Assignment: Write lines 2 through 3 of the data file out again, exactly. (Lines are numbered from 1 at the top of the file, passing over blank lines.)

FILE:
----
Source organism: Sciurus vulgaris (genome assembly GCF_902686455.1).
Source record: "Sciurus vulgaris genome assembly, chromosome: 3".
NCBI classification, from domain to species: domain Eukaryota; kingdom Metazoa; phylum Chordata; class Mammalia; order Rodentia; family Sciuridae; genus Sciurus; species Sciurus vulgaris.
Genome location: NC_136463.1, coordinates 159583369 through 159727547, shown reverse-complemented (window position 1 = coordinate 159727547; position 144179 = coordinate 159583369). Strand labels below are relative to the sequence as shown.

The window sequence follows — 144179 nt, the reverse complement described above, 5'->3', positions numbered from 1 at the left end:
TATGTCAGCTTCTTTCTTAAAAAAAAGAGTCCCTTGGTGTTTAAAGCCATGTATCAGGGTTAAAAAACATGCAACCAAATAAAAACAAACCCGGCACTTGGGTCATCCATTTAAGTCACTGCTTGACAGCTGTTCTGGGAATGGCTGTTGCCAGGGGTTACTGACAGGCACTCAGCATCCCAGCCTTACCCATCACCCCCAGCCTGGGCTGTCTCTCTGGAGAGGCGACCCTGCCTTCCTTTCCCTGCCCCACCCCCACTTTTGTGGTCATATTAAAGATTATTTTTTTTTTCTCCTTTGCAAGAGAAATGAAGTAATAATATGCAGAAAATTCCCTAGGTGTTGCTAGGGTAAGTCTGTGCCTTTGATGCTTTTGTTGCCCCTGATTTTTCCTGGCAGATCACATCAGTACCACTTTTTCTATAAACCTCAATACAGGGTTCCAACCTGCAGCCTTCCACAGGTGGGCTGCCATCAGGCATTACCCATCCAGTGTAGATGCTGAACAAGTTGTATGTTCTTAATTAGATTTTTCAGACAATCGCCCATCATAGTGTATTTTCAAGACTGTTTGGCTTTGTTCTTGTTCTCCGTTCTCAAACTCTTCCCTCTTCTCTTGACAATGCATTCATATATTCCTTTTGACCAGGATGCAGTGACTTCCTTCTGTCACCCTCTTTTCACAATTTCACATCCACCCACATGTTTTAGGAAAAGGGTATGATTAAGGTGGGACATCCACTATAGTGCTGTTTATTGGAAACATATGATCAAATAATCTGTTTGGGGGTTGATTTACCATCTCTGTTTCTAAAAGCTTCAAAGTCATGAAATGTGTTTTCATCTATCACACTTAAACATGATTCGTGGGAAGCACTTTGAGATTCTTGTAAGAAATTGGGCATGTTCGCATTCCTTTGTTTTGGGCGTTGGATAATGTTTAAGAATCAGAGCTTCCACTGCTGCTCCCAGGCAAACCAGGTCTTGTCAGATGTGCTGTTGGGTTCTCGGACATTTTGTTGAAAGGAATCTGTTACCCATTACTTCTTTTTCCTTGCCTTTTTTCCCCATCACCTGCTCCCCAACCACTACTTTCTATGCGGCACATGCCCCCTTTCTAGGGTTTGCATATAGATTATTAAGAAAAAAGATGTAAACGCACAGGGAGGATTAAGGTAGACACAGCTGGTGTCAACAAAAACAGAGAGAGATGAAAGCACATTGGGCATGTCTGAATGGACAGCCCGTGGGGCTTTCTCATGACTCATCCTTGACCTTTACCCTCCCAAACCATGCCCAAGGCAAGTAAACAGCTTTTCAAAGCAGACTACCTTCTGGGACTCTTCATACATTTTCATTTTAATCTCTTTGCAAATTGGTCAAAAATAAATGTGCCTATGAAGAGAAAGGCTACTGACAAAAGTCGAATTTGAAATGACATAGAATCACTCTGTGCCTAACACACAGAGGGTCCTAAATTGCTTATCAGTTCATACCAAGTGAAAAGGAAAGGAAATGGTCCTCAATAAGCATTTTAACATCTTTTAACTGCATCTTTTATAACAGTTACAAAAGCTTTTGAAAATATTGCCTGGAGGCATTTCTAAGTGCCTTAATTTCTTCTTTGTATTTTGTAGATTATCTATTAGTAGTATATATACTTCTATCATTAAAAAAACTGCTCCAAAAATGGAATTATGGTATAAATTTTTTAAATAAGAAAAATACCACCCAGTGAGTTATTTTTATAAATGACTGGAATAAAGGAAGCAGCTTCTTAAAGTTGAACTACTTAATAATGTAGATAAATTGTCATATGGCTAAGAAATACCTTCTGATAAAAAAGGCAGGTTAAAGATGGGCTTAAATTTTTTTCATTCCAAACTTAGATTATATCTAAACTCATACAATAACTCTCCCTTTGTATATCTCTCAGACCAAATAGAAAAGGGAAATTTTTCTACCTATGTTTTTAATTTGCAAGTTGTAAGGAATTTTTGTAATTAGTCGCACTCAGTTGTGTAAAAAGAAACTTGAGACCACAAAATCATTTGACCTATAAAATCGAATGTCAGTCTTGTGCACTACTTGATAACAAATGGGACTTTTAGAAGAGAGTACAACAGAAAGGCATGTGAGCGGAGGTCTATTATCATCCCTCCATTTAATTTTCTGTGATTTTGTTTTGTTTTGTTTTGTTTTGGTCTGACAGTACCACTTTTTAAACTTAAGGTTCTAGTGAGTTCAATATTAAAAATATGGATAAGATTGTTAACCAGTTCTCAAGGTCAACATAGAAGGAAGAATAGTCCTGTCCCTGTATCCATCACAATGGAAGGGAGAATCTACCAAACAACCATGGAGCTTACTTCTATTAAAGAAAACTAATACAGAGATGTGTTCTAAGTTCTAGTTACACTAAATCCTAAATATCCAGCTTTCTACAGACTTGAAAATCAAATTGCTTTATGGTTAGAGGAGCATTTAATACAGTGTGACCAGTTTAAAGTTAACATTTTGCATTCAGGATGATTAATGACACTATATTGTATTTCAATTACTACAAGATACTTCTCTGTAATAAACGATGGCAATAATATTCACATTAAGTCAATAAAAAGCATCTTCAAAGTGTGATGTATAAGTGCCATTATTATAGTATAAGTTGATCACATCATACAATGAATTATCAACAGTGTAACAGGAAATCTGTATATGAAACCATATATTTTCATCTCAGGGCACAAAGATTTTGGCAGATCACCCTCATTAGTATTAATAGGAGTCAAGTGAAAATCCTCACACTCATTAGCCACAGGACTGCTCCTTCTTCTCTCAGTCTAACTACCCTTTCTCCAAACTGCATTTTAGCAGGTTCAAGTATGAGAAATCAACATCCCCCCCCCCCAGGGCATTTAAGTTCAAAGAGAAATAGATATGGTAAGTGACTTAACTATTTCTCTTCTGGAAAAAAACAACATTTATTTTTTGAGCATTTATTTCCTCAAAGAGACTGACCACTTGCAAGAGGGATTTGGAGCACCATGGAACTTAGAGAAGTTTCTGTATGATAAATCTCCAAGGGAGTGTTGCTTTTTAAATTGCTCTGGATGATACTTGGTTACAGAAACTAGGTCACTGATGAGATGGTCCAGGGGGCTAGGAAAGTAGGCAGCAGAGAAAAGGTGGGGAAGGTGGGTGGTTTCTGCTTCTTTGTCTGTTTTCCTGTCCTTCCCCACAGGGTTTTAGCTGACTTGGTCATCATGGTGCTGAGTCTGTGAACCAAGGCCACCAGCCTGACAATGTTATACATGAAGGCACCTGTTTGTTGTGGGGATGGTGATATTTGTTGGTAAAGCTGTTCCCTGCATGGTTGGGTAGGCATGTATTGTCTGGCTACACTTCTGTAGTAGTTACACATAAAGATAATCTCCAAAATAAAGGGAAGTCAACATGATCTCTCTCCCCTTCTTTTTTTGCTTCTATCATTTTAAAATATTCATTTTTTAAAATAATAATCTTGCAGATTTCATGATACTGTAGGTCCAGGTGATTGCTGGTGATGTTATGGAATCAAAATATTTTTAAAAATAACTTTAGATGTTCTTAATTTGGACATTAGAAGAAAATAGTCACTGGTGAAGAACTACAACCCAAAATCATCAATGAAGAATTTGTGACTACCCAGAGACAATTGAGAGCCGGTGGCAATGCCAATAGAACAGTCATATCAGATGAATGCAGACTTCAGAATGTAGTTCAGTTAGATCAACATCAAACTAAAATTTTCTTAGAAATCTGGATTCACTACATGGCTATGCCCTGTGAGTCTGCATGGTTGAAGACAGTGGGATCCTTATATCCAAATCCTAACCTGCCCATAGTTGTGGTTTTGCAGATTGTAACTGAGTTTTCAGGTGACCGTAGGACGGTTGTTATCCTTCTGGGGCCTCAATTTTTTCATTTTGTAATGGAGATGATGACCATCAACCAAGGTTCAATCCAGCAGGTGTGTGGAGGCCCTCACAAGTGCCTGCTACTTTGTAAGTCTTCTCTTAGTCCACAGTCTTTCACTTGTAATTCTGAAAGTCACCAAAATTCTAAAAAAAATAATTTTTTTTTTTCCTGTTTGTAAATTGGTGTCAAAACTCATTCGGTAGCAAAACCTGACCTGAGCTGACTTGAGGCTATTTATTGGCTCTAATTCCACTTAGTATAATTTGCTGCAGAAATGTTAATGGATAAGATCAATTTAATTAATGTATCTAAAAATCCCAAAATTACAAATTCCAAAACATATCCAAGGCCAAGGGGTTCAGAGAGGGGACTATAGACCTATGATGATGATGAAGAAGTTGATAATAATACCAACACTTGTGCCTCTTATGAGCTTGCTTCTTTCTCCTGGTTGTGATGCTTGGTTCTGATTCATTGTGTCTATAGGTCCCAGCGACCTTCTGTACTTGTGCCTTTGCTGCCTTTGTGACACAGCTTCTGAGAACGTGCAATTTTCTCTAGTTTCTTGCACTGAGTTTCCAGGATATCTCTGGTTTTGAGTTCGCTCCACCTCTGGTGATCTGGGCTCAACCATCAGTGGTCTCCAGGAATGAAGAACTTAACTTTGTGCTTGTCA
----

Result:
Source record: "Sciurus vulgaris genome assembly, chromosome: 3".
NCBI classification, from domain to species: domain Eukaryota; kingdom Metazoa; phylum Chordata; class Mammalia; order Rodentia; family Sciuridae; genus Sciurus; species Sciurus vulgaris.